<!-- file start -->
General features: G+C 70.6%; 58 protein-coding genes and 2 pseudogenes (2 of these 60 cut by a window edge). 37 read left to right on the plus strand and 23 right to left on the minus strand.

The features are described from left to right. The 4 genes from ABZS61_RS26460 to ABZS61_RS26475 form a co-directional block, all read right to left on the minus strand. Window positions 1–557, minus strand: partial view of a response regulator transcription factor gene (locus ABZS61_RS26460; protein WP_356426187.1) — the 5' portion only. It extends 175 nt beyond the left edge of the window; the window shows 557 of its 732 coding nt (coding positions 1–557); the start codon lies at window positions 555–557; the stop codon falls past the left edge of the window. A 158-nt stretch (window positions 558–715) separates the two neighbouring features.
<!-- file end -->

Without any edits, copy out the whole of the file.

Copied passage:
General features: G+C 70.6%; 58 protein-coding genes and 2 pseudogenes (2 of these 60 cut by a window edge). 37 read left to right on the plus strand and 23 right to left on the minus strand.

The features are described from left to right. The 4 genes from ABZS61_RS26460 to ABZS61_RS26475 form a co-directional block, all read right to left on the minus strand. Window positions 1–557, minus strand: partial view of a response regulator transcription factor gene (locus ABZS61_RS26460; protein WP_356426187.1) — the 5' portion only. It extends 175 nt beyond the left edge of the window; the window shows 557 of its 732 coding nt (coding positions 1–557); the start codon lies at window positions 555–557; the stop codon falls past the left edge of the window. A 158-nt stretch (window positions 558–715) separates the two neighbouring features.